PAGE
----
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Loch Ness Monster : An Unsolved Mystery


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Loch Ness Monster : An Unsolved Mystery

  1. 1. Loch ness monster By Ria Bohidar
  2. 2. • The Loch Ness Monster is a cryptid, reputedly a large unknown animal that inhabits Loch Ness in the Scottish Highlands. It is similar to other supposed lake monsters in Scotland and elsewhere, though its description varies from one account to the next.
  3. 3.  Popular interest and belief in the animal's existence has varied since it was first brought to the world's attention in 1933.  Evidence of its existence is anecdotal, with minimal and much-disputed photographic material and sonar readings.
  4. 4.  The most common speculation among believers is that the creature represents a line of long-surviving plesiosaurs.
  5. 5.   The scientific community regards the Loch Ness Monster as a modernday myth, and explains sightings as including misidentifications of more mundane objects, outright hoaxes, and wishful thinking. Despite this, it remains one of the most famous examples of cyptozoology. The legendary monster has been affectionately referred to by the nickname Nessie.
  6. 6. • The term "monster" was reportedly applied for the first time to the creature on 2 May 1933 by Alex Campbell, the water bailiff for Loch Ness and a part time journalist. • He and his wife had seen "the nearest approach to a dragon or prehistoric animal that I have ever seen in my life", trundling across the road toward the Loch carrying "an animal" in its mouth. • On 6 December 1933 the first purported photograph of the monster, taken by Hugh Gray, was published in the Daily Express. • In 1934, interest was further sparked by what is known as The Surgeon’s Photograph. In the same year R.T.Gould published a book, the first of many that describe the author's personal investigation and collected record of additional reports pre-dating 1933.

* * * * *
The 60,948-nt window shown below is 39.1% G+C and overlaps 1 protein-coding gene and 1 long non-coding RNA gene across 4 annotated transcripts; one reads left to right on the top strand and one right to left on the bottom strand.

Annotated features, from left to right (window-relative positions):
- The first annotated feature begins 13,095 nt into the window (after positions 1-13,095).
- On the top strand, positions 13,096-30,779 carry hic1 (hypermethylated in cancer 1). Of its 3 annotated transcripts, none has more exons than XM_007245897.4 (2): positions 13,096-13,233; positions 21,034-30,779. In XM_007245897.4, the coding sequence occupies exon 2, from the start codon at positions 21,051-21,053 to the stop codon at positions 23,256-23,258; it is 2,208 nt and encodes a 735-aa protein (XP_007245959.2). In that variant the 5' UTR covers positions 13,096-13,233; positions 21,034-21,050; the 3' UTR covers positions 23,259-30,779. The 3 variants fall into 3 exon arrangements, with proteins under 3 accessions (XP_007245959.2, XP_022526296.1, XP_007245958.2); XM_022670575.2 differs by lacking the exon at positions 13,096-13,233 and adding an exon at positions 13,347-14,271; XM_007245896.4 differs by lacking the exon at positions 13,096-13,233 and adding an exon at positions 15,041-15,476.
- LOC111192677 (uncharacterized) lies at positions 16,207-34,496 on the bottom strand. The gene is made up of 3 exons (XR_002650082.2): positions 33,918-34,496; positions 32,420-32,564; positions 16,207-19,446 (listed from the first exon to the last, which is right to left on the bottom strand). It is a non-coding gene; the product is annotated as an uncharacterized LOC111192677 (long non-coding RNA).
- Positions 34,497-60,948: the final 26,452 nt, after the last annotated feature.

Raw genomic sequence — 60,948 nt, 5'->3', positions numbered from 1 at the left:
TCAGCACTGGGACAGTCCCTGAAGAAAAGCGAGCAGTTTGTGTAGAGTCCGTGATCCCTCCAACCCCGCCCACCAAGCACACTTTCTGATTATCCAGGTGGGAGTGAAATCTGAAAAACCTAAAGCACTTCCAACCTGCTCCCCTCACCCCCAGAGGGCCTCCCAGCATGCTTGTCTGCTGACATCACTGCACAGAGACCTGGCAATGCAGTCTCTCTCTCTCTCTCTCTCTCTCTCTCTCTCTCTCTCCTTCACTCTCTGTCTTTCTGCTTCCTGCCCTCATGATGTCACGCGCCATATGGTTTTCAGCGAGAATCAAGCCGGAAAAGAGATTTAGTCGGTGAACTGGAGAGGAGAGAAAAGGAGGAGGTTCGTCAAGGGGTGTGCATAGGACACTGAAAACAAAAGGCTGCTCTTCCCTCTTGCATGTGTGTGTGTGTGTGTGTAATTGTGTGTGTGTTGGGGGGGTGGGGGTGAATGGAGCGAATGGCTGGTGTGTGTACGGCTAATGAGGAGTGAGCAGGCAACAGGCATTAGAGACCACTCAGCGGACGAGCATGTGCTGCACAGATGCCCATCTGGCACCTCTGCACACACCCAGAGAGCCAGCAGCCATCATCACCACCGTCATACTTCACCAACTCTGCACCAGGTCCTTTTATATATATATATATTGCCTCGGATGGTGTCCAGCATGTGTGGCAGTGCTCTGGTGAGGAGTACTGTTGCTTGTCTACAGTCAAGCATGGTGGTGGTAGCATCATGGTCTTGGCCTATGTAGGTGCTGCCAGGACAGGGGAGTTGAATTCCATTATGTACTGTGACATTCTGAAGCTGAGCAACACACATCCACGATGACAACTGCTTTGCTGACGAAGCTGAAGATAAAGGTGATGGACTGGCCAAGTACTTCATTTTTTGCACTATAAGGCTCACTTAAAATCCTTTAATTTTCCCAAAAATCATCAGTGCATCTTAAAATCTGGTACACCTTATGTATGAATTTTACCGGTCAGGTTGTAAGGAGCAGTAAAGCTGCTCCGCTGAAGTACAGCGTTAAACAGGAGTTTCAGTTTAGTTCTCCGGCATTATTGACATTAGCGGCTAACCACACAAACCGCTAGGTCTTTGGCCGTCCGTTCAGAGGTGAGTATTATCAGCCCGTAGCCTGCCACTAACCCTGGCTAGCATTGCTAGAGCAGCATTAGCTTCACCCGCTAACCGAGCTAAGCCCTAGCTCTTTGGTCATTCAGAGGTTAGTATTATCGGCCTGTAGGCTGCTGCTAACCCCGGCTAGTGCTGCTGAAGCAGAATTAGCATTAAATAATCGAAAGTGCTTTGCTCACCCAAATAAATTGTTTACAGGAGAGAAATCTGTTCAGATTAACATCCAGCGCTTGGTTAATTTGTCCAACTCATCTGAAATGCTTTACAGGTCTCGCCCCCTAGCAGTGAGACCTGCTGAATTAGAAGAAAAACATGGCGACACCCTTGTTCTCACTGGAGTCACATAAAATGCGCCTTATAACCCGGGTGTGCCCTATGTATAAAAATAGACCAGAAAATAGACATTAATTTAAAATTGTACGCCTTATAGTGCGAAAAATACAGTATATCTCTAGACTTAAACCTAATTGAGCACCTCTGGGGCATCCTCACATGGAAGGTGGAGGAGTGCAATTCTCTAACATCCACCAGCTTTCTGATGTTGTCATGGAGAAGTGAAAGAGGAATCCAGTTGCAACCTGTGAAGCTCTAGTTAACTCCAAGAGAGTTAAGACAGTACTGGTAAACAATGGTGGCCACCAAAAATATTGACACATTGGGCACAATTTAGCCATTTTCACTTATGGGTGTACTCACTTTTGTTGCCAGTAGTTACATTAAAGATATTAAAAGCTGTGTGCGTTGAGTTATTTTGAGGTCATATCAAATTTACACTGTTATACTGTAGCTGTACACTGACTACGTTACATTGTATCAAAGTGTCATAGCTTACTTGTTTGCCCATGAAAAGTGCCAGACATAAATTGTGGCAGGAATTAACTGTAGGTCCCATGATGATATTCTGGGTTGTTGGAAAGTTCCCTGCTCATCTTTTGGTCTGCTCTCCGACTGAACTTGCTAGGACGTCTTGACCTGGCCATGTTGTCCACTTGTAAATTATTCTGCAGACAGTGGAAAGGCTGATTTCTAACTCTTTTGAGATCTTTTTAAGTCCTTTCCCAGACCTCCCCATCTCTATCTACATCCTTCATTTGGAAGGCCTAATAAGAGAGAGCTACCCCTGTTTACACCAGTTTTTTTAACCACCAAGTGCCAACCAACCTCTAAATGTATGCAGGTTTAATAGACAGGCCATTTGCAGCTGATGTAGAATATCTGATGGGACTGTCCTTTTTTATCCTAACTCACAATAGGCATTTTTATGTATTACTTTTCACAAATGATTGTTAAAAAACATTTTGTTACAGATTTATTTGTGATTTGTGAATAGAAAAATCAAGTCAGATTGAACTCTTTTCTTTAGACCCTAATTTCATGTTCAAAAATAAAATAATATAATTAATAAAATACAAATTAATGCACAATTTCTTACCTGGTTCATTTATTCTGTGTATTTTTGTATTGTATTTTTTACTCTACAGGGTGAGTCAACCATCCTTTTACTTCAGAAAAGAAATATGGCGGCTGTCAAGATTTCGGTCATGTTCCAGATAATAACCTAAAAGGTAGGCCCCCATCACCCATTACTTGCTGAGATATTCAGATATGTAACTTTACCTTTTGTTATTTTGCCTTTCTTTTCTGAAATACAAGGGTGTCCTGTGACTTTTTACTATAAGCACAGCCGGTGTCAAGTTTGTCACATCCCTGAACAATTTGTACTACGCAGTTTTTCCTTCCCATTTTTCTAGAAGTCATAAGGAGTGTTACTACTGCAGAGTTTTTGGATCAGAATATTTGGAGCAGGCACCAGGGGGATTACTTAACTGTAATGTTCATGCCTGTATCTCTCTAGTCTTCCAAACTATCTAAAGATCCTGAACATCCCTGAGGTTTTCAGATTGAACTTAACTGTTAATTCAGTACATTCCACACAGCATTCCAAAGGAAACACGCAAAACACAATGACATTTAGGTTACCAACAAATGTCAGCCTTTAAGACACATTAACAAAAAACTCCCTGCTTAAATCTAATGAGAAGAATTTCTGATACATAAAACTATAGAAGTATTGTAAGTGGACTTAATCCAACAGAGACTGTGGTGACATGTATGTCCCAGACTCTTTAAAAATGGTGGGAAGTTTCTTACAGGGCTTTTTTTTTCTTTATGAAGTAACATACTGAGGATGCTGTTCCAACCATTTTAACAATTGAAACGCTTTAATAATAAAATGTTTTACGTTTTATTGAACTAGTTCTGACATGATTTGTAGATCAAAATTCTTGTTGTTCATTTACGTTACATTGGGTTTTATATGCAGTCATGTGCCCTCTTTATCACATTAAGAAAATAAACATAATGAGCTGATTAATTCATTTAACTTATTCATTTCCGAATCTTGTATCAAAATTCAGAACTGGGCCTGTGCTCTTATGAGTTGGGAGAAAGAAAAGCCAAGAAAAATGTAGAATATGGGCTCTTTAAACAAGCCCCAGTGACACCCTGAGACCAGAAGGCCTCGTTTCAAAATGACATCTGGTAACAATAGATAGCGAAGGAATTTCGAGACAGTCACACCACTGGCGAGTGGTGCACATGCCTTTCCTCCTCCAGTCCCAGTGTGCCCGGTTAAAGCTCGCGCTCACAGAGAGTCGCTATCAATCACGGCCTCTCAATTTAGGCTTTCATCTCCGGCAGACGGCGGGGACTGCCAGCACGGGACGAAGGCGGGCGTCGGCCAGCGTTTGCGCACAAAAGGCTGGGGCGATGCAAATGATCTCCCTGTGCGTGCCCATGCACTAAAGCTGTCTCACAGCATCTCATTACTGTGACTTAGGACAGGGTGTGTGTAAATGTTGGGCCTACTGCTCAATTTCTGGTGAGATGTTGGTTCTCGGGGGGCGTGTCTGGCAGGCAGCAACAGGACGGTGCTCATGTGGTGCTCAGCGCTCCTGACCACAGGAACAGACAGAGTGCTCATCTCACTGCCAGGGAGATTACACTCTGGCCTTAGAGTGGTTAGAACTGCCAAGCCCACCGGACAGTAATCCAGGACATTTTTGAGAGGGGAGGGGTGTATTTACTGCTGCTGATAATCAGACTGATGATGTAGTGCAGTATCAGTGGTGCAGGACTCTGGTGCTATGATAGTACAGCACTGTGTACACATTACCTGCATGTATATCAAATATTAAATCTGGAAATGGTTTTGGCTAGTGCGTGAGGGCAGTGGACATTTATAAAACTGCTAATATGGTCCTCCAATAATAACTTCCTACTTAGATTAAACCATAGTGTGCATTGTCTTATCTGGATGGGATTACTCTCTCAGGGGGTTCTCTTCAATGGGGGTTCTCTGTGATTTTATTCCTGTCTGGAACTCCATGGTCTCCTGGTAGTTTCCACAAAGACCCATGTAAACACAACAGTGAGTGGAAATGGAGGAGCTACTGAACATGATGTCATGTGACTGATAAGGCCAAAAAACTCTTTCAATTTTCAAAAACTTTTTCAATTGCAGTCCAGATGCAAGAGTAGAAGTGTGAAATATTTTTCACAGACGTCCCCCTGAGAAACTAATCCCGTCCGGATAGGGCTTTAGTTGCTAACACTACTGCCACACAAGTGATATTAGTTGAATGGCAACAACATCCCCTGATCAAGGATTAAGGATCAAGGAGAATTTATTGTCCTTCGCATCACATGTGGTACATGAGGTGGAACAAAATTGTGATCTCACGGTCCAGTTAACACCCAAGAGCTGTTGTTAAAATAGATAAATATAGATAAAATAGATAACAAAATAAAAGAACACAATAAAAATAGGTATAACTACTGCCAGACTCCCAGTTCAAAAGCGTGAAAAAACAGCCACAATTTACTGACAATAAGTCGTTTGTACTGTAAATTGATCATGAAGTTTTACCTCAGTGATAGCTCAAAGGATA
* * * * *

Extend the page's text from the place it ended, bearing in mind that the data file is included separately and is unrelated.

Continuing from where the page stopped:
7. 7. Hugh Gray’s Photograph(1933) • On 12 November 1933, Hugh Gray was walking along the loch after church when he spotted a large creature rising up from the lake. Gray took several pictures of it, but only one of them showed up after they were developed.
  8. 8. "Surgeon's Photograph" (1934)  The "Surgeon's Photograph" purported to be the first photo of a "head and neck“. Dr. Wilson claimed he was looking at the loch when he saw the monster, so grabbed his camera and snapped five photos.
  9. 9.      Eels A giant eel was one of the first suggestions made as eels are found in Loch Ness. Seals A number of photographs confirmed the presence of eels in Loch Ness. In 1934 the Sir Edward Mountain expedition analysed film taken the same year and concluded that the monster was a species of seal.
  10. 10. Misidentification of inanimate objects or effects • Trees • In 1933 the Daily mirror showed a picture with the following caption 'This queerly-shaped tree-trunk, washed ashore at Foyers may, it is thought, be responsible for the reported appearance of a "Monster”’. • Optical effects • Wind conditions can give a slightly choppy and thus matte appearance to the water, with occasional calm patches appearing as dark ovals (reflecting the mountains) from the shore, which can appear as humps to visitors unfamiliar with the loch.
  11. 11. • Seismic waves • An Italian geologist explain that Loch Ness is located along the Green Glen Fault, hence there are disturbances at surface of water, gas is being released which is mistaken by all as a huge animal below the surface. • Hoaxes • The Loch Ness monster phenomenon has seen several attempts to hoax the public, some of which were very successful.